Of course, but the stakes are significantly higher here. If there's a battle worth fighting, it's this one.
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    (Original post by Plagioclase)
    I'm not arguing that it's bad that we're in a democracy, I'm arguing that it's highly questionable whether this referendum could really have been called democratic given that Vote Leave has already admitted that most of the promises it made aren't actually going to be fulfilled - the British people are not going to get what they voted for, so I find it hard to understand how you can see the result as valid.
    Because the only question is that which is on the ballot paper. For any other claims, forecasts or indeed "promises", it is down to the public to choose who they trust. Just because someone (who obviously is in no position to do so) promises you something doesn't mean that it's entirely their fault when they're exposed as a charlatan - it's about the dupe's judgement too.

    And of course, this also suggests that there were not claims on the other side that may not have come to pass had things gone differently. Unfortunately that's entirely hypothetical though.

    And of course there's the fact that a lot of people seem to have forgotten recently that there's a reason why we live in a representative democracy rather than a direct democracy.
    Well, one has clearly led to another in some forms. Where there is exceptional public demand for referendums, a representative democracy will grant them. You cannot really isolate one from the other.
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    (Original post by L i b)

    Well, one has clearly led to another in some forms. Where there is exceptional public demand for referendums, a representative democracy will grant them. You cannot really isolate one from the other.
    The worst thing about referendums is that they help in the long process of devaluing and downgrading Parliament. Why do we send people to a national lawmaking body if we then don't trust them to, er, make the laws?

    It's really despicable of Cameron to have tried to take this way out, but I suppose he was acting in the tradition of referenda established over the devolutions, so it all looks fine and dandy, apart from completely undermining our established constitutional arrangements.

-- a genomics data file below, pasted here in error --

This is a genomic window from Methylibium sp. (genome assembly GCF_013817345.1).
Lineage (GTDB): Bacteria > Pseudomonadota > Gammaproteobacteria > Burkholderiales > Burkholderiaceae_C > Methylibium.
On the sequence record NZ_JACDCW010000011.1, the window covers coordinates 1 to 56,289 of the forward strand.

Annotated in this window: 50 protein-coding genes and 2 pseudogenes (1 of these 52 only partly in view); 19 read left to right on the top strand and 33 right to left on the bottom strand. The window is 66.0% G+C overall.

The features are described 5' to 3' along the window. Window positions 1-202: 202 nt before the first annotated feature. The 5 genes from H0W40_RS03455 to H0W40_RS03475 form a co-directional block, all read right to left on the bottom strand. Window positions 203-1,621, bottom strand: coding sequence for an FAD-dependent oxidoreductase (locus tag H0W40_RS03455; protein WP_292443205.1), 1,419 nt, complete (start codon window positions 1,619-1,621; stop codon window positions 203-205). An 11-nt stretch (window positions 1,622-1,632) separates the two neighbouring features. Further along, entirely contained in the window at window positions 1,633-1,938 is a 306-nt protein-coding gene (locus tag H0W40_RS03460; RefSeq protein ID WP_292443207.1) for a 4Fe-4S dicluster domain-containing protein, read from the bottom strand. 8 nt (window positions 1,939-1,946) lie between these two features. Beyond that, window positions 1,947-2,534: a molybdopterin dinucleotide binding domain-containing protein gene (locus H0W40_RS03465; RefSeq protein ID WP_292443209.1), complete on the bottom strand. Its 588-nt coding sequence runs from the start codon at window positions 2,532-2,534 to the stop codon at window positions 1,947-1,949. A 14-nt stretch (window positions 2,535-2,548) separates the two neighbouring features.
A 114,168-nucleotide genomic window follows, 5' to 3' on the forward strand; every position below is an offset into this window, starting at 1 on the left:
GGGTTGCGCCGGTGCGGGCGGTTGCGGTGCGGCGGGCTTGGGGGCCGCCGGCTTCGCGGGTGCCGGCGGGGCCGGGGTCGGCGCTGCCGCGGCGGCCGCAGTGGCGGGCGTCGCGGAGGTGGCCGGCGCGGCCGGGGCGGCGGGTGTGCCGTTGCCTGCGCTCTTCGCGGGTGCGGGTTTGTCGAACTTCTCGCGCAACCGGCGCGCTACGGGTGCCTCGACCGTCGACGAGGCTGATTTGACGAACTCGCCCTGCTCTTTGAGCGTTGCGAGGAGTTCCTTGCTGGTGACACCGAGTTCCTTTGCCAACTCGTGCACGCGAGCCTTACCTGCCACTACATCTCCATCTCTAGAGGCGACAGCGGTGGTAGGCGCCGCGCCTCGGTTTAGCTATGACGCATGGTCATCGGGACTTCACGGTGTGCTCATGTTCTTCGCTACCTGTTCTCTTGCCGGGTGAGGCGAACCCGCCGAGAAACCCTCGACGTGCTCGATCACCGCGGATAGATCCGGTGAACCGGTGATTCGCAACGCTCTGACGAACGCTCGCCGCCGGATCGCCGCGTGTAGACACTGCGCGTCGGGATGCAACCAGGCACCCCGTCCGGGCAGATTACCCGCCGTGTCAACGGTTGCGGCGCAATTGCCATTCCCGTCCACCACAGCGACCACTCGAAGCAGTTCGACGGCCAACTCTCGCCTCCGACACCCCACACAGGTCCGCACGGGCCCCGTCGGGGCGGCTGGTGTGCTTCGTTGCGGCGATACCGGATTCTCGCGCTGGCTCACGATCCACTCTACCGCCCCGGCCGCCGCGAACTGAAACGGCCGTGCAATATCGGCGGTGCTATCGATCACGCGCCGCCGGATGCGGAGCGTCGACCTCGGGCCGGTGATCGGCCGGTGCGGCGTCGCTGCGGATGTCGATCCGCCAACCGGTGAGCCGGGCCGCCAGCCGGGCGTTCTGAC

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    (Original post by Fullofsurprises)
    There are many lies circulated by government about NHS spending. The underlying reality is that in real terms it fell during the Coalition government (https://fullfact.org/health/nhs-spen...ng-or-falling/) - let's call that, Cameron NHS Cuts Round 1 - and whilst it's true that it's slightly risen in subsequent years, Cameron Cuts Round 2 has ensured that during the next few years, if nothing changes, there will be stagnating real terms budgets, which amounts to a cut against soaring demand and costs. (http://www.kingsfund.org.uk/projects...ell/nhs-budget)
    You're seriously arguing over a small decrease in 2010-11, when the Coalition Government was still operating under the previous administration's spending plans? A tiny dip, brought about by Labour's budgeting, that is massively outweighed by every other year where spending was increased above inflation?

    I've looked at your King's Fund paper there and I can't help noticing what it says: "between 2009/10 and 2020/21, spending on the NHS in England will rise by nearly £35 billion in cash terms – an increase of 35 per cent. But much of this increase will be swallowed up by rising prices. In fact, around £24 billion will be absorbed by inflation, leaving a real increase of just £11 billion."

    The truth is that NHS spending has been severely restrained and we are now one of the low spenders on health as a percentage of GDP in the OECD. This against a background where NHS staff make huge efforts to try to keep a creaking system going for the benefit of patients, yet are constantly criticised and attacked by the Tories, most recently the 'Junior' Doctors. (That's most doctors in hospitals.)
    Yeah, I'm frankly not buying the idea that the junior doctors are disinterested upholders of the NHS. They've been disowned by their own colleagues in the BMA and were prepared to accept the terms offered to them, just with more money.

    We're upper mid-table on health expenditure in the OECD actually, just between Norway and Finland in GDP terms. We came 13th out of the 35 in 2015.

    The highest performer - hugely outpacing all others - is the United States, which I think is quite telling. In terms of proportion of health spending by the state, we're very much top-table.
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    (Original post by Pinkberry_y)
    He'll become another 'government advisor', who wouldn't if they were in his position?
    Edit: I'd also like to see a TED talk from him in the future
    He won't be a SPAD, wants nothing to do with this government and they can't pay him as much as the competition will offer.
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    (Original post by Fullofsurprises)
    The worst thing about referendums is that they help in the long process of devaluing and downgrading Parliament. Why do we send people to a national lawmaking body if we then don't trust them to, er, make the laws?